Activists fight pollution

2018-06-05 06:01
Zandvlei has also been hard hit by plastic pollution.

Zandvlei has also been hard hit by plastic pollution.

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The Waste Reduction Far South group is launching the “De-plastic-ing False Bay and the Far South” programme with the aim of reducing plastic pollution.

The launch, which is happening today (5 June), coincides with World Environment Day. The theme for this year’s World Environment Day is “Beat Plastic Pollution”.

Following a successful workshop at Fish Hoek Civic Centre last year involving recyclers, upcyclers, local government and the public, Far South activists will now be visiting restaurants and cafes along the eastern and western seaboard of the southern peninsula to assess how these businesses are dealing with the challenge of single-use plastic packaging and other items. They are planning to survey at least 50 restaurants in a period of a month.

Patrick Dowling from the Waste Reduction Far South group says this is part of a bigger initiative.

“There are a lot of supporting organisations and we are doing our part. This area is not the worst in the world but there are people in Muizenberg that are experiencing it badly. The pollution is done by local people and we have to tackle it. Our main focus will be on restaurants,” he says.

Business owners will be asked 12 questions about how they make choices between available products, the consideration of price, awareness of the bigger environmental picture and the influence of customer demand among other things.

“There are already several encouraging stories about outlets. Espresso Dot Kom in Kommetjie has no plastic straws, provides bamboo-based takeaway containers and will give you free coffee the first time you bring your own cup. The Hub in Scarborough has no single-use plastic items at all and Salt in Kalk Bay gives free coffee in exchange for bags of litter before 09:00,” he says.

Dowling will be joined by other volunteers coordinating the survey. They are Kim Kruyshaar, Jaci Jane Jenkins, Karen Grey-Kilfoil, Cara Dowling, Patrick Dowling, Fran Meyer-Gebhardt, Liz Palmer, Kevin Rack and Janine Versfeld. Results of the survey will be published as soon as it is completed­.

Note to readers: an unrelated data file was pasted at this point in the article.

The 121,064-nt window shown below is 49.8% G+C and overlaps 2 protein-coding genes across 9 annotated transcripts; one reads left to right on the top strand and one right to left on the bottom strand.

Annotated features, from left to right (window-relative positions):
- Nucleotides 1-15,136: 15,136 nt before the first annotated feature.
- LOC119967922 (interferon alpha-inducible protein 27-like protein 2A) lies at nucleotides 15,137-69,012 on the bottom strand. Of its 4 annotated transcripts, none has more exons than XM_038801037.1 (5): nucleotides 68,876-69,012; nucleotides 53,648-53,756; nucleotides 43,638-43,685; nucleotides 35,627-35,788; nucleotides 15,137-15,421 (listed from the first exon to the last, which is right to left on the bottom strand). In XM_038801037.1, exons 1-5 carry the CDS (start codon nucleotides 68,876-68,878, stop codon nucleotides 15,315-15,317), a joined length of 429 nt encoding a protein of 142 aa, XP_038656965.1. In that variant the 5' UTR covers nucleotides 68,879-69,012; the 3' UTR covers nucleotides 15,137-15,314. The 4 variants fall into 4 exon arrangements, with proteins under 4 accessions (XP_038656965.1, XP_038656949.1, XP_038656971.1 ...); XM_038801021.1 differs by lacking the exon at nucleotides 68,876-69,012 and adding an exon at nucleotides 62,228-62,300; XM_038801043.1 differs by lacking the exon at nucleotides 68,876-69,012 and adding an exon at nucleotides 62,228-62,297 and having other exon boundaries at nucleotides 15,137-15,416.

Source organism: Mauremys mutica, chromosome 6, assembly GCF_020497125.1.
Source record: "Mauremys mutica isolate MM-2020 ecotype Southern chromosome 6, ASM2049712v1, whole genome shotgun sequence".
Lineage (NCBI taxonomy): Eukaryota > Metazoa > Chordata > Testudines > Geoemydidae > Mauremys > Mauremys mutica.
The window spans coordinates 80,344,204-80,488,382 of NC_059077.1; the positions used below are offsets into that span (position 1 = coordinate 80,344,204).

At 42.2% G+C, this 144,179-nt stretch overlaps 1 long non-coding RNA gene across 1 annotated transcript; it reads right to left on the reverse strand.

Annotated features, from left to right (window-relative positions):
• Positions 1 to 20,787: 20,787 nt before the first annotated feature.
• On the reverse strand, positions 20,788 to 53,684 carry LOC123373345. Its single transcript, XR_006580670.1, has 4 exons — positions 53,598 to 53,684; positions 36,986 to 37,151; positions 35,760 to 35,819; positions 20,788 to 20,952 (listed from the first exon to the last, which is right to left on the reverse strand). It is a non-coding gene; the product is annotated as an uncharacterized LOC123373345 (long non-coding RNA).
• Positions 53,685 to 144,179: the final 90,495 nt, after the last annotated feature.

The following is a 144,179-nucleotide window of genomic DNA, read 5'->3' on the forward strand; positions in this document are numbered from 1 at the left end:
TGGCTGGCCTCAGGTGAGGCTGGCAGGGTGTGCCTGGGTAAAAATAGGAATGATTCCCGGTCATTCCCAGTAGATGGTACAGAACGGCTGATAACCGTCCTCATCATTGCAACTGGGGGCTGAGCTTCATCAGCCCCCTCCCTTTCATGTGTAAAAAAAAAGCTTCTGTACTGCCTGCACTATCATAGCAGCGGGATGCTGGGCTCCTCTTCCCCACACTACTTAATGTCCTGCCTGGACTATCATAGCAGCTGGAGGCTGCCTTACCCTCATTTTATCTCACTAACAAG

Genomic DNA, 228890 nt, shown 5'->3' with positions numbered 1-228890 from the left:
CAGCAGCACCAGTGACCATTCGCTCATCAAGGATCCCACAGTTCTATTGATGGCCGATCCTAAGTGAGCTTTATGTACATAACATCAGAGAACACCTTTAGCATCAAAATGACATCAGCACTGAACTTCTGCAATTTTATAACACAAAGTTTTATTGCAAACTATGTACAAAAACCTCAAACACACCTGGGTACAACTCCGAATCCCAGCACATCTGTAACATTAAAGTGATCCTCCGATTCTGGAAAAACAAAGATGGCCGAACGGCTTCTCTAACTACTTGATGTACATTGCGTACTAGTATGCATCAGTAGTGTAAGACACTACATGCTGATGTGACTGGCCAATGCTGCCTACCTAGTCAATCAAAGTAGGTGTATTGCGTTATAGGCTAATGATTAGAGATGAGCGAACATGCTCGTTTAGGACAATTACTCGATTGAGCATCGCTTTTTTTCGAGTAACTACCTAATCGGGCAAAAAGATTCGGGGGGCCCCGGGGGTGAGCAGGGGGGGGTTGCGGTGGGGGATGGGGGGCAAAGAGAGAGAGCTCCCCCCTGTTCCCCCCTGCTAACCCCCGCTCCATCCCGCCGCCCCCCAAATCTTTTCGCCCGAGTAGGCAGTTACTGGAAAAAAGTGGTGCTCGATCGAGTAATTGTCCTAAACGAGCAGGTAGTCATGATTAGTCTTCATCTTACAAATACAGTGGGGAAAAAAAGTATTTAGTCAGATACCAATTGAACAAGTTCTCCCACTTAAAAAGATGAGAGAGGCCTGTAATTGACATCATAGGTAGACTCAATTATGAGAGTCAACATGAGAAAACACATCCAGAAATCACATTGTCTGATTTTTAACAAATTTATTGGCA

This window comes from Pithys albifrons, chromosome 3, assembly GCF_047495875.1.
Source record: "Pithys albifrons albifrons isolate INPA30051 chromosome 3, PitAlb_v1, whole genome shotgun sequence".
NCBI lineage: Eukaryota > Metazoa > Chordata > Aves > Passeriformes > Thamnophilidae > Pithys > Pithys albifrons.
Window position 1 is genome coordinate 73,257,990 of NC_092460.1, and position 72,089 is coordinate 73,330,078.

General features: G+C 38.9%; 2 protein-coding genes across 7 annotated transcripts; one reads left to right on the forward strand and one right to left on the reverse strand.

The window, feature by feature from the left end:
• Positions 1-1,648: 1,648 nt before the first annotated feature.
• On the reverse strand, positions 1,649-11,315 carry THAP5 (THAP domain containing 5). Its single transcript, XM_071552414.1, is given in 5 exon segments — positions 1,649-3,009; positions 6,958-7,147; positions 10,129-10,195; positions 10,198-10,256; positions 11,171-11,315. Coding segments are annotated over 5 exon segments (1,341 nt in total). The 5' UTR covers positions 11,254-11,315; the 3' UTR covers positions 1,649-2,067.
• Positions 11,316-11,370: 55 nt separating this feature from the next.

South Africa is the 11th largest global contributor per capita of marine plastic pollution, a massive and increasingly threatening problem that affects the health of people and the planet.

Among the worst offenders are plastic bottles, sold at an astonishing rate of a million per minute, plastic straws and sticks, snack packets, Styrofoam containers and plastic cutlery, all causing death and destruction as they strangle, entangle, form country-sized ocean gyres, enter gut systems and slowly break down into ever smaller but not less dangerous particles in the environment. Dowling says although clean-up campaigns are being run, a lot still needs to be done.

“School kids and other organisations are cleaning up the area and beaches but what we need is a permanent solution. We need to tackle this at the source as it is a major problem­.”

There is an increasing body of evidence pointing to the chemical components, such as Bisphenol A (BPA), of many plastics having disruptive effects on human health, Dowling says.

“Policymakers and industry seem unable to stem the tide, so it is up to thoughtful citizens to shrug off the obedient consumer label and lead behaviour change.”

The longer term objective is to raise public consciousness significantly when it comes to resource use in general with a view to much more sustainable consumer behaviour and then responses from government, manufacturers and retailers that match such a trend.

“Readers who want to know what they can do should be thinking about the items they buy and how they are packaged, asking retailers about reducing single-use plastic offerings and suggesting alternatives. When it comes to recycling, do not presume that because you put clean plastics in your clear bag or drop them off at a depot that they will not end up in a landfill or worse. The triangular recycling sign is no guarantee. Numbers 1, 2, 4 and 5 are most likely to be reabsorbed into the system while 3, 6 and 7 often cause problems. Then colours and fillers often make life difficult too. Make your strong views on plastics known,” concludes Dowling.

For more information, email Patrick Dowling at patrick­@­

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